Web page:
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Azores #96L fails to complete transition into a Sub-Tropical Storm. Elsewhere, weak low pressure in Caribbean may linger into next week.
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Archives >> 2003 News Talkback

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CFHCAdministrator



Reged: Sun
Posts: 134
Loc: East Central Florida 28.33N 80.81W
Post Season Tropical Storm Peter Forms, almost a Hurricane
      #14061 - Tue Dec 09 2003 02:01 PM

Wow, another post season storm, and a strong one to boot. Tropical Storm Peter formed this morning in the Eastern Atlantic. The first time since 1887 two storms have formed in December. And this one may even become a hurricane, which after such a quiet November, is amazing to me.

Although this one is heading toward extratropical, the fact and historical point of two storms in December, along with one in April for the 2003 year will make it very notible. It only makes me wonder more about next year...

Odette dissapated after Flooding lots of the Dominican Republic and then shooting off toward the east northeast.

NRL Monterey Marine Meteorology Division Forecast Track of Active Systems (Good Forecast Track Graphic and Satellite Photos)

More discussion on the storm on our Storm Forum.

NASA GHCC Interactive Satellite images at:

North Atlantic Visible (Daytime Only), Infrared, Water Vapor

Some forecast models:
NGM, AVN, MRF, ETA ECMWF


DoD Weather Models (NOGAPS, AVN, MRF)
AVN, ECMWF, GFDL, MM5, NOGAPS, UKMET

Multi-model plots from WREL

Other commentary at Mike Anderson's East Coast Tropical Weather Center, Robert Lightbown/Crown Weather Tropical Update Accuweather's Joe Bastardi (now subcriber only unfortunately), Cyclomax (Rich B.), Hurricane City , mpittweather , Tropical Weather Watchers.Com (JasonM) Gary Gray's Millennium Weather, Barometer Bob's Hurricane Hollow, Snonut,
Even more on the links page.
- [mac]


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LI Phil
User


Reged: Fri
Posts: 2637
Loc: Long Island (40.7N 73.6W)
This Close...
      #14062 - Tue Dec 09 2003 04:28 PM

According to the 4:00 advisory:

"Maximum sustained winds are near 70 mph...110 km/hr...with higher gusts. Peter could have been a hurricane for a short period of time earlier today."

Question, if Peter never makes it to hurricane strength, and NHC concedes he could have been a hurricane, do we consider him one? I know the record books will never show this, but it's December 9th, and we're talking about HURRICANES in the Atlantic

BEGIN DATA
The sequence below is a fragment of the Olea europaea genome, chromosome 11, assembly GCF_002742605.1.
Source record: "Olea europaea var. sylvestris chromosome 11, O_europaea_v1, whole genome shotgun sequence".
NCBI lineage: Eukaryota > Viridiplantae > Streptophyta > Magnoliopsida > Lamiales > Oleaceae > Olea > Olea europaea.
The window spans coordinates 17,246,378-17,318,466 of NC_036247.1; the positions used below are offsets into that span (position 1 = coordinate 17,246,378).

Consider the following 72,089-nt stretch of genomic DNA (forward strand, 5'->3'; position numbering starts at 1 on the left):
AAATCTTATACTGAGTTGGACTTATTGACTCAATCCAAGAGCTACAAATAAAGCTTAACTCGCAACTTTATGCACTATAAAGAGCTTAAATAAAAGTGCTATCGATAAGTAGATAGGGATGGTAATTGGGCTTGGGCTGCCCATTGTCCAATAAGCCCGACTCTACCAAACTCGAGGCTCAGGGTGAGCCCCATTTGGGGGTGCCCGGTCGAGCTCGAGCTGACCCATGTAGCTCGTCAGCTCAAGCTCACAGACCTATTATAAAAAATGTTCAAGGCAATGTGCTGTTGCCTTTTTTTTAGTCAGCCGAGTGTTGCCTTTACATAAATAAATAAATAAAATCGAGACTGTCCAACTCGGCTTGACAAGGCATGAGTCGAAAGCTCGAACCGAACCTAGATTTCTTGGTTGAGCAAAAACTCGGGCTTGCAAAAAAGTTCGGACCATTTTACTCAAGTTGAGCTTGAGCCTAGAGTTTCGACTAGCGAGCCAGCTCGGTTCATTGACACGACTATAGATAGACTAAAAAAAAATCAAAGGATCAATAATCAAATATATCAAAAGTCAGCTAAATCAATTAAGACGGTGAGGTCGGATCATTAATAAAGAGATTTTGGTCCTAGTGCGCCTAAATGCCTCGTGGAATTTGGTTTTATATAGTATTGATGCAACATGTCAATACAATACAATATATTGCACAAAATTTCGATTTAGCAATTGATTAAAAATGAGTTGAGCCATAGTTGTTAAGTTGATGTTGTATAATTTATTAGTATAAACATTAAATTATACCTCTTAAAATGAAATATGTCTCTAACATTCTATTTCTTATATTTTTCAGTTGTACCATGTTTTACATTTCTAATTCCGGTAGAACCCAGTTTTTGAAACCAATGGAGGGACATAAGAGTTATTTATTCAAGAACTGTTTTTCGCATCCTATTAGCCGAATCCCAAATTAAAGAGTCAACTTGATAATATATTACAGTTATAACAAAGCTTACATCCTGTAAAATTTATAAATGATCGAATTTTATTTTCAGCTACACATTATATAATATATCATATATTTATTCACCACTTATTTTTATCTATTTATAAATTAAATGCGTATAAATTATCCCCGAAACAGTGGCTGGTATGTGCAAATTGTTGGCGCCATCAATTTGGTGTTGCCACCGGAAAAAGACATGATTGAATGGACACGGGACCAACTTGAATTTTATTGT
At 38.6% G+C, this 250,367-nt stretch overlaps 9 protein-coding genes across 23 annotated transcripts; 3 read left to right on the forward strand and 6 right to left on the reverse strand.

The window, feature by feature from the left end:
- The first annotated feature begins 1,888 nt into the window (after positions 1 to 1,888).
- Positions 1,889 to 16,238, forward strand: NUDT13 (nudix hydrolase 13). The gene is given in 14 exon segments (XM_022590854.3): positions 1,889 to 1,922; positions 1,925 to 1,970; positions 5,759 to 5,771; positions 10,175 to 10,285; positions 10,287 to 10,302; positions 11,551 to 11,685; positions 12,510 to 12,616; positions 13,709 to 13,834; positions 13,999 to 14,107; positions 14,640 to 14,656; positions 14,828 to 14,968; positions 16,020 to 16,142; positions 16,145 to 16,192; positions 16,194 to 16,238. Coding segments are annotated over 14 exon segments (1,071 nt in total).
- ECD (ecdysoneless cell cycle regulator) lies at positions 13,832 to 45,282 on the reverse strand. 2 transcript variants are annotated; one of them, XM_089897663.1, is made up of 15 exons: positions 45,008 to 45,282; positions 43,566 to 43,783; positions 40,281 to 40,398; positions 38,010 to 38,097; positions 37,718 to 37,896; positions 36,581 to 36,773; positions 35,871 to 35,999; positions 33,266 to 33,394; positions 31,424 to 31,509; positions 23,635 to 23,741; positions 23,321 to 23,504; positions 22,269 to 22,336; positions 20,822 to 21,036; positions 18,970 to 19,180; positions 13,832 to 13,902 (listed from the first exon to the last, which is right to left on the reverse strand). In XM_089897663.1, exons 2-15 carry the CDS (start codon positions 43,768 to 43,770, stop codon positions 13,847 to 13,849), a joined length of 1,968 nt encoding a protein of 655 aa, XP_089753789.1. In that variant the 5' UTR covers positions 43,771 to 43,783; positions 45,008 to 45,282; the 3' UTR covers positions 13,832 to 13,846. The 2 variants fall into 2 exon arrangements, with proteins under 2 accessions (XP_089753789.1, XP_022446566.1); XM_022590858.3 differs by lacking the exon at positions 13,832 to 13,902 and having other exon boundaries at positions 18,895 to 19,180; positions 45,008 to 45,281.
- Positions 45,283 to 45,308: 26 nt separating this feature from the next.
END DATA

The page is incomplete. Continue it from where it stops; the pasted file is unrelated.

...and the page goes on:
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2005 Forecast: 14/7/4

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HanKFranK
User


Reged: Mon
Posts: 1841
Loc: Graniteville, SC 33.56N 81.82W
peter out
      #14063 - Tue Dec 09 2003 04:30 PM

i'm afraid that peter has already peaked. it will probably have lost its tropical characteristics in 18-36hr. convection is getting ragged already. NHC may post analyze it to hurricane (probably was around 11am-1pm est today), may not.. this storm never had very deep central convection and those strong winds may not have mixed to the surface well. on top of that the windfield would be hard to ascertain, since the central pressure is only a guess and the structure is surely unconventional.
anyhow, maybe another follow-on low in the eastern atlantic by the weekend. will watch just for the fun of it, doubt it will evolve in an environment where hybridization can occur.
HF 2129z09december


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HanKFranK
User


Reged: Mon
Posts: 1841
Loc: Graniteville, SC 33.56N 81.82W
Re: This Close...
      #14064 - Tue Dec 09 2003 04:32 PM

it happens man. nicole as recently as '98 was still a hurricane as december started. olga just two years ago was still meandering in early december, though it had peaked in late november.
HF 2131z09december


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LI Phil
User


Reged: Fri
Posts: 2637
Loc: Long Island (40.7N 73.6W)
Chances of new development?
      #14065 - Tue Dec 09 2003 04:43 PM

HF

Since this is already an extremely rare year (2 named storms in December), what do you give as the chances for Rose to develop? 50/50? Less?

--------------------
2005 Forecast: 14/7/4

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Brad in Miami
Storm Tracker


Reged: Wed
Posts: 365
Re: Chances of new development?
      #14066 - Tue Dec 09 2003 05:24 PM

You didn't ask me, but I would be shocked if HankFrank or any meteorologist said the odds of Rose forming were as high as 50/50. The odds are very, very slim....of course they were very slim for Peter, too, but now they're even slimmer.

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LI Phil
User


Reged: Fri
Posts: 2637
Loc: Long Island (40.7N 73.6W)
Re: Chances of new development?
      #14067 - Tue Dec 09 2003 05:29 PM

Brad, the only reason I asked HF about the development chances, is because he always seems to see the development before anyone else of us does, especially what became Odette & Peter. He mentioned he saw something new, and I was hoping he'd be able to elaborate a bit.

As far as future December development...I'd say 5%-95% against. It's just been such an add season, and as long as we've had two TS's this month, it's possible but not probable to have one more.

That's all

--------------------
2005 Forecast: 14/7/4

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"If your topic ain't tropic, your post will be toast"


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Ed DunhamAdministrator
Former Meteorologist & CFHC Forum Moderator (Ed Passed Away on May 14, 2017)


Reged: Sun
Posts: 2565
Loc: Melbourne, FL
Re: Post Season Tropical Storm Peter Forms, almost a Hurricane
      #14068 - Tue Dec 09 2003 08:34 PM

Peter is starting to look a little puny this evening as convection is on the wane, but earlier today he was quite a storm. He may still pulse back up a little before becoming extratropical. His hybrid origins should keep him going for a couple of days as he heads off to the north.